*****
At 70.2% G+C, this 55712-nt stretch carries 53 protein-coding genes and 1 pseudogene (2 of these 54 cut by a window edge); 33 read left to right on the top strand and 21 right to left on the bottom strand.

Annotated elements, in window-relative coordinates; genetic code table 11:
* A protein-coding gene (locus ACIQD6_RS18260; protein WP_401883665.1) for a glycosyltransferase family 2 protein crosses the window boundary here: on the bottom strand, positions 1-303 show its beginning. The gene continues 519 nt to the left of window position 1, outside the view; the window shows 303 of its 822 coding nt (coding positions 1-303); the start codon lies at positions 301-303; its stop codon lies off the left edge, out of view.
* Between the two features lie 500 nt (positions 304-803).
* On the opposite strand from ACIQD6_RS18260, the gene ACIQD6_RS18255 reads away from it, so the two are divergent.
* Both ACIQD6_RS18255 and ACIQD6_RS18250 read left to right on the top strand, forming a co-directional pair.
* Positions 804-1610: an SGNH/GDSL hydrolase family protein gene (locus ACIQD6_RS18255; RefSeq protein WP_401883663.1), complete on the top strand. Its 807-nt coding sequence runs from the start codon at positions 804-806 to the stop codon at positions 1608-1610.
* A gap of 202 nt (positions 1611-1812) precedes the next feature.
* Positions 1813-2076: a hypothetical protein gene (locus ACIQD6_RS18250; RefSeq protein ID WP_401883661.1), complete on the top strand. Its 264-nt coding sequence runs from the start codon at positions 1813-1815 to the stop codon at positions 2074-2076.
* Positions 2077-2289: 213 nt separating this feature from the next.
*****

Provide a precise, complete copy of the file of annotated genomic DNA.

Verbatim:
At 70.2% G+C, this 55712-nt stretch carries 53 protein-coding genes and 1 pseudogene (2 of these 54 cut by a window edge); 33 read left to right on the top strand and 21 right to left on the bottom strand.

Annotated elements, in window-relative coordinates; genetic code table 11:
* A protein-coding gene (locus ACIQD6_RS18260; protein WP_401883665.1) for a glycosyltransferase family 2 protein crosses the window boundary here: on the bottom strand, positions 1-303 show its beginning. The gene continues 519 nt to the left of window position 1, outside the view; the window shows 303 of its 822 coding nt (coding positions 1-303); the start codon lies at positions 301-303; its stop codon lies off the left edge, out of view.
* Between the two features lie 500 nt (positions 304-803).
* On the opposite strand from ACIQD6_RS18260, the gene ACIQD6_RS18255 reads away from it, so the two are divergent.
* Both ACIQD6_RS18255 and ACIQD6_RS18250 read left to right on the top strand, forming a co-directional pair.
* Positions 804-1610: an SGNH/GDSL hydrolase family protein gene (locus ACIQD6_RS18255; RefSeq protein WP_401883663.1), complete on the top strand. Its 807-nt coding sequence runs from the start codon at positions 804-806 to the stop codon at positions 1608-1610.
* A gap of 202 nt (positions 1611-1812) precedes the next feature.
* Positions 1813-2076: a hypothetical protein gene (locus ACIQD6_RS18250; RefSeq protein ID WP_401883661.1), complete on the top strand. Its 264-nt coding sequence runs from the start codon at positions 1813-1815 to the stop codon at positions 2074-2076.
* Positions 2077-2289: 213 nt separating this feature from the next.